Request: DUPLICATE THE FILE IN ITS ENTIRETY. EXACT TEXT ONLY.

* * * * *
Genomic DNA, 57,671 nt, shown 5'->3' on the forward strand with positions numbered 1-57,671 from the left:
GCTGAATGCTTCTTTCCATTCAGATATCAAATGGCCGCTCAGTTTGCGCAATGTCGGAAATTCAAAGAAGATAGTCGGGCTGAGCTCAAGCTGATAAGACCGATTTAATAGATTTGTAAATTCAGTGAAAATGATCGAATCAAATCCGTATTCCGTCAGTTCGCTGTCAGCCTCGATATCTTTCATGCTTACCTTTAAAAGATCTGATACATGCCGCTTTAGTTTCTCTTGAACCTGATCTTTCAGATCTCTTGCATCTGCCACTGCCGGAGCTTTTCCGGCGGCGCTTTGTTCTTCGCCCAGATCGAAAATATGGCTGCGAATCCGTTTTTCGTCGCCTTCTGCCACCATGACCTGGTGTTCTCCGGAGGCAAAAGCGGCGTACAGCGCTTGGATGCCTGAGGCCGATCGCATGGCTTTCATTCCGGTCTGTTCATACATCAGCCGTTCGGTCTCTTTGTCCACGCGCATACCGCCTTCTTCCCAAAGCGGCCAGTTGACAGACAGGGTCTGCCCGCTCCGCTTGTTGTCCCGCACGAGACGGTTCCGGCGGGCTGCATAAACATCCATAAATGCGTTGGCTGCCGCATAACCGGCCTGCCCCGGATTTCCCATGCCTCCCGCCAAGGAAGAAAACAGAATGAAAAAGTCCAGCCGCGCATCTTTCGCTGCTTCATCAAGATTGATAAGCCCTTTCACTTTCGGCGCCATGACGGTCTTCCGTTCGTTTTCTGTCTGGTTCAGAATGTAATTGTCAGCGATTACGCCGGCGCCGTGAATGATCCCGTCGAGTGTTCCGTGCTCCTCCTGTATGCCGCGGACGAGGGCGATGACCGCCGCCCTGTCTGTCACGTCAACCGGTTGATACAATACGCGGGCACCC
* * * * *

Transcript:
Genomic DNA, 57,671 nt, shown 5'->3' on the forward strand with positions numbered 1-57,671 from the left:
GCTGAATGCTTCTTTCCATTCAGATATCAAATGGCCGCTCAGTTTGCGCAATGTCGGAAATTCAAAGAAGATAGTCGGGCTGAGCTCAAGCTGATAAGACCGATTTAATAGATTTGTAAATTCAGTGAAAATGATCGAATCAAATCCGTATTCCGTCAGTTCGCTGTCAGCCTCGATATCTTTCATGCTTACCTTTAAAAGATCTGATACATGCCGCTTTAGTTTCTCTTGAACCTGATCTTTCAGATCTCTTGCATCTGCCACTGCCGGAGCTTTTCCGGCGGCGCTTTGTTCTTCGCCCAGATCGAAAATATGGCTGCGAATCCGTTTTTCGTCGCCTTCTGCCACCATGACCTGGTGTTCTCCGGAGGCAAAAGCGGCGTACAGCGCTTGGATGCCTGAGGCCGATCGCATGGCTTTCATTCCGGTCTGTTCATACATCAGCCGTTCGGTCTCTTTGTCCACGCGCATACCGCCTTCTTCCCAAAGCGGCCAGTTGACAGACAGGGTCTGCCCGCTCCGCTTGTTGTCCCGCACGAGACGGTTCCGGCGGGCTGCATAAACATCCATAAATGCGTTGGCTGCCGCATAACCGGCCTGCCCCGGATTTCCCATGCCTCCCGCCAAGGAAGAAAACAGAATGAAAAAGTCCAGCCGCGCATCTTTCGCTGCTTCATCAAGATTGATAAGCCCTTTCACTTTCGGCGCCATGACGGTCTTCCGTTCGTTTTCTGTCTGGTTCAGAATGTAATTGTCAGCGATTACGCCGGCGCCGTGAATGATCCCGTCGAGTGTTCCGTGCTCCTCCTGTATGCCGCGGACGAGGGCGATGACCGCCGCCCTGTCTGTCACGTCAACCGGTTGATACAATACGCGGGCACCC